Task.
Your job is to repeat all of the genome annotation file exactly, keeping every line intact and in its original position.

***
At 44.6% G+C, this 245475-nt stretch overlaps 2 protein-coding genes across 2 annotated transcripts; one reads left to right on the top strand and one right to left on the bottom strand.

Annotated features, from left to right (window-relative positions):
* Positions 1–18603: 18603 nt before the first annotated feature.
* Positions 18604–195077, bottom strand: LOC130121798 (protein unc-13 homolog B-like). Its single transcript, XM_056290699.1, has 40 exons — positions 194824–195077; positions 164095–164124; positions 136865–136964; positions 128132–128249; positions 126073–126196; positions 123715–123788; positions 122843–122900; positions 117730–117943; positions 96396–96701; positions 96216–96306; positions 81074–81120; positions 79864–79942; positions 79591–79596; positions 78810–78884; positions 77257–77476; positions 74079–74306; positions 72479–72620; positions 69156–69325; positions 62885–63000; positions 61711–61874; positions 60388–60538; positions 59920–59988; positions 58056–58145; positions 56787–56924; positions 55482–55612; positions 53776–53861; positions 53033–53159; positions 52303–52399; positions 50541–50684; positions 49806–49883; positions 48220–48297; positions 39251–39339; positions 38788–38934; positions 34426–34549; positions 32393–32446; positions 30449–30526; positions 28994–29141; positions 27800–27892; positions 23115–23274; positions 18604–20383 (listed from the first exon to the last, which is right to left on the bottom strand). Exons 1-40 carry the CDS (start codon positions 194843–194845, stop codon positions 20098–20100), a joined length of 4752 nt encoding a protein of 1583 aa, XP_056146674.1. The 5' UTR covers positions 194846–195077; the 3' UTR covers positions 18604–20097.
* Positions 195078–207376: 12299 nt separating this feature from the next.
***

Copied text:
At 44.6% G+C, this 245475-nt stretch overlaps 2 protein-coding genes across 2 annotated transcripts; one reads left to right on the top strand and one right to left on the bottom strand.

Annotated features, from left to right (window-relative positions):
* Positions 1–18603: 18603 nt before the first annotated feature.
* Positions 18604–195077, bottom strand: LOC130121798 (protein unc-13 homolog B-like). Its single transcript, XM_056290699.1, has 40 exons — positions 194824–195077; positions 164095–164124; positions 136865–136964; positions 128132–128249; positions 126073–126196; positions 123715–123788; positions 122843–122900; positions 117730–117943; positions 96396–96701; positions 96216–96306; positions 81074–81120; positions 79864–79942; positions 79591–79596; positions 78810–78884; positions 77257–77476; positions 74079–74306; positions 72479–72620; positions 69156–69325; positions 62885–63000; positions 61711–61874; positions 60388–60538; positions 59920–59988; positions 58056–58145; positions 56787–56924; positions 55482–55612; positions 53776–53861; positions 53033–53159; positions 52303–52399; positions 50541–50684; positions 49806–49883; positions 48220–48297; positions 39251–39339; positions 38788–38934; positions 34426–34549; positions 32393–32446; positions 30449–30526; positions 28994–29141; positions 27800–27892; positions 23115–23274; positions 18604–20383 (listed from the first exon to the last, which is right to left on the bottom strand). Exons 1-40 carry the CDS (start codon positions 194843–194845, stop codon positions 20098–20100), a joined length of 4752 nt encoding a protein of 1583 aa, XP_056146674.1. The 5' UTR covers positions 194846–195077; the 3' UTR covers positions 18604–20097.
* Positions 195078–207376: 12299 nt separating this feature from the next.